Has a book ever swept you down a river of emotion and elegance? Was there beautiful despair tossed in?
The Butterfly and the Violin by Kristy Cambron not only took me down that river but sent me into an ocean of awe. The poignancy of the tale captured my interest from the first chapter and built layer upon layer of various emotions until I couldn’t help but weep as I read.
This may be Kristy’s debut novel, but she certainly has arrived on the book scene with gusto. I know authors often say they never “arrive,” but sometimes a reader knows when an author brings a unique voice and important stories to the table. And the best part for readers, in my opinion, is that Kristy’s stories teach invaluable lessons in an entertaining yet very organic way.
In the extraordinary book The Butterfly and the Violin, Sera James searches for the Holocaust painting that piqued her interest — and captured her heart — at the tender age of eight. Tracking down the piece of art and its secrets proves more difficult than simply calling the contacts she’s made since opening her art gallery. Once she finds a sliver of a lead, Sera’s real journey begins. But will she discover a victorious end to her pursuit or the birth of an entirely different dream?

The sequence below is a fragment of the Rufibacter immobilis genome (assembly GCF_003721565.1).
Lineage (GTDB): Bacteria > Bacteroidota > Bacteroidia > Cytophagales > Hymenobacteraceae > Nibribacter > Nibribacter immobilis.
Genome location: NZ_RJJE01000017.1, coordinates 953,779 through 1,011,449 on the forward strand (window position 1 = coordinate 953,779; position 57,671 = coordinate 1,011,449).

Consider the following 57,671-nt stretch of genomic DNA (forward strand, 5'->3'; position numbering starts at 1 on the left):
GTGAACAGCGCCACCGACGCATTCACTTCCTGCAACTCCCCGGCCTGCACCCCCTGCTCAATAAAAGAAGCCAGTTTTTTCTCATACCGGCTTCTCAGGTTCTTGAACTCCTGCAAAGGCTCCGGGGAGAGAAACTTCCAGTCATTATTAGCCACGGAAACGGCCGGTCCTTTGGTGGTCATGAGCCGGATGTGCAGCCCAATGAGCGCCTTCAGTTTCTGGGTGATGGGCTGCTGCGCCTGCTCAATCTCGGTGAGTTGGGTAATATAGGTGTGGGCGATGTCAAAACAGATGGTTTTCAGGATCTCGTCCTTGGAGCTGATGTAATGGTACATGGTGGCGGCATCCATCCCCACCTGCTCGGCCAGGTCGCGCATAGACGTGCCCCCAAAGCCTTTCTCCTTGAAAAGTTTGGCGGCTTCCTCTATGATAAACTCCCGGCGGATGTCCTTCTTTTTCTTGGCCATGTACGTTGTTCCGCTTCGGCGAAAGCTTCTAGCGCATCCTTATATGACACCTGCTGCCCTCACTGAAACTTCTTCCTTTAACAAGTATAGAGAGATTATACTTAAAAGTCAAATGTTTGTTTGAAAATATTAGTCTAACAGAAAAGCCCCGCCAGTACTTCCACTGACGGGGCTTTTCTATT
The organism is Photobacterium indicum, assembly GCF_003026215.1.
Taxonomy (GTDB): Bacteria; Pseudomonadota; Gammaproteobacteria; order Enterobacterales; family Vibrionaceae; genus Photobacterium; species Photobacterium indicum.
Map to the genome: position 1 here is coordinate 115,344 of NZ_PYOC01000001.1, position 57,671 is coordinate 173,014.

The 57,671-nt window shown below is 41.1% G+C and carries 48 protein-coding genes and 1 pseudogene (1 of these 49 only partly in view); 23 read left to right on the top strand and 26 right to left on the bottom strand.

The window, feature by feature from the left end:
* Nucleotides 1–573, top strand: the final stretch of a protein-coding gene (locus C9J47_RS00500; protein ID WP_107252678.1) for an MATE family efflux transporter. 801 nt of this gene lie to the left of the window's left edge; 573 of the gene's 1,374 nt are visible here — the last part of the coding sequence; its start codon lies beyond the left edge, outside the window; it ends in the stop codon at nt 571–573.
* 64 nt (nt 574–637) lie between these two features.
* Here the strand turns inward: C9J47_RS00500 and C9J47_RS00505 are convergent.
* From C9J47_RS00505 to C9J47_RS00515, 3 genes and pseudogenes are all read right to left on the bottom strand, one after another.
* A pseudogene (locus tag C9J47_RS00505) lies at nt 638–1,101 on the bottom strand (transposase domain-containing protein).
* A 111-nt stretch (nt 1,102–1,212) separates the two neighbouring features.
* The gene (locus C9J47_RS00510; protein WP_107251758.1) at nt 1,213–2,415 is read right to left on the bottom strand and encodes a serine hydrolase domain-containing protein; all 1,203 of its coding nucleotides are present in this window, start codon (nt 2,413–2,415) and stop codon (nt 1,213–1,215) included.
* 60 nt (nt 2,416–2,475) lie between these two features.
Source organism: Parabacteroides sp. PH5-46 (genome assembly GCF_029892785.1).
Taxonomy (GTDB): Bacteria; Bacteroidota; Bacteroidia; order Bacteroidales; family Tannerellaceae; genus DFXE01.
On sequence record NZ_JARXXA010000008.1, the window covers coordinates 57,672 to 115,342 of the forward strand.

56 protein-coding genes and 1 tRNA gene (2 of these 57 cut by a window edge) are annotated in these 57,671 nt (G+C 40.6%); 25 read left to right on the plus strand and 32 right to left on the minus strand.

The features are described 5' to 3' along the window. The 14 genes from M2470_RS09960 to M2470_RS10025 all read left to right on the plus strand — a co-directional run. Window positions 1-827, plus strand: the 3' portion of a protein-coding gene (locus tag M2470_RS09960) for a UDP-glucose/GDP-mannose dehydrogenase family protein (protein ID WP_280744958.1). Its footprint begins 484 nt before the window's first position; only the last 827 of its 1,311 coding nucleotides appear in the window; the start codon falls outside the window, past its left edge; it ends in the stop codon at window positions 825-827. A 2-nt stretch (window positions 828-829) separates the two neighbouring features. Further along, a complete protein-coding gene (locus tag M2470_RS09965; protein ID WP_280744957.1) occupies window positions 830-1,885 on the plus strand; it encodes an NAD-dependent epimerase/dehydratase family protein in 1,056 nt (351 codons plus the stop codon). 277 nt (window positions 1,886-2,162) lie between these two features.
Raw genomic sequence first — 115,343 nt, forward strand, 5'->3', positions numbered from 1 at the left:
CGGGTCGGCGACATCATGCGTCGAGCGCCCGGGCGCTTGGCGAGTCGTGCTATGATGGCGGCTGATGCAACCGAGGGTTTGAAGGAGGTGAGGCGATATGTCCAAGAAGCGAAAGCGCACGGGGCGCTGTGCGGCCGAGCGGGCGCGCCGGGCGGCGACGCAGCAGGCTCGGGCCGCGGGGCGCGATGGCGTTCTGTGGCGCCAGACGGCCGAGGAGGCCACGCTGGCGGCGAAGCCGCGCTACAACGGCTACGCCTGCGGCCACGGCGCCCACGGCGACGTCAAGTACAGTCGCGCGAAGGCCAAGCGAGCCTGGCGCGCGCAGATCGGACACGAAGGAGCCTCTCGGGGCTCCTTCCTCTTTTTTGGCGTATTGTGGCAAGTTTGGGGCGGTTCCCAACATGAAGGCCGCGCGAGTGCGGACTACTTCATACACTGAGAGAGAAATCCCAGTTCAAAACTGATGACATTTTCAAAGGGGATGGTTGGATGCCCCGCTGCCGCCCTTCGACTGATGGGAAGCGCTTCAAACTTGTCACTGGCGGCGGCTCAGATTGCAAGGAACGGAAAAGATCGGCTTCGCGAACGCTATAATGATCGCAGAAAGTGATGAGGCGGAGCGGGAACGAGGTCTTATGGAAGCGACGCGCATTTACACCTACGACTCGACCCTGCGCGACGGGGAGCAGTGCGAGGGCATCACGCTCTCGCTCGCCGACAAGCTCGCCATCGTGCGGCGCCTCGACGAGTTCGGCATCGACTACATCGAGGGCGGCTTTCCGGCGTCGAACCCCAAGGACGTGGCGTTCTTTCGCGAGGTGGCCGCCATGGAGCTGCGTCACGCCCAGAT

The Holocaust at Auschwitz is predominantly featured in this book and may be difficult to read for some people. I recommend you pre-read this one before sharing it with your children (including teenagers).
That being said, this story is so powerful and beautiful. Honestly, words can’t do it justice. It really brought history alive to me in a way that had me feeling the dirt between my toes, the filth on my skin, and hearing Adele’s music as if she were playing a solo right in my living room. I greatly appreciate the attention to detail, intricate application of research, and raw passion Kristy Cambron put into the writing of Butterfly. The story reminded me of The Diary of Anne Frank and Corrie ten Boom’s The Hiding Place. I hope you will enjoy The Butterfly and the Violin, a real masterpiece in our generation.
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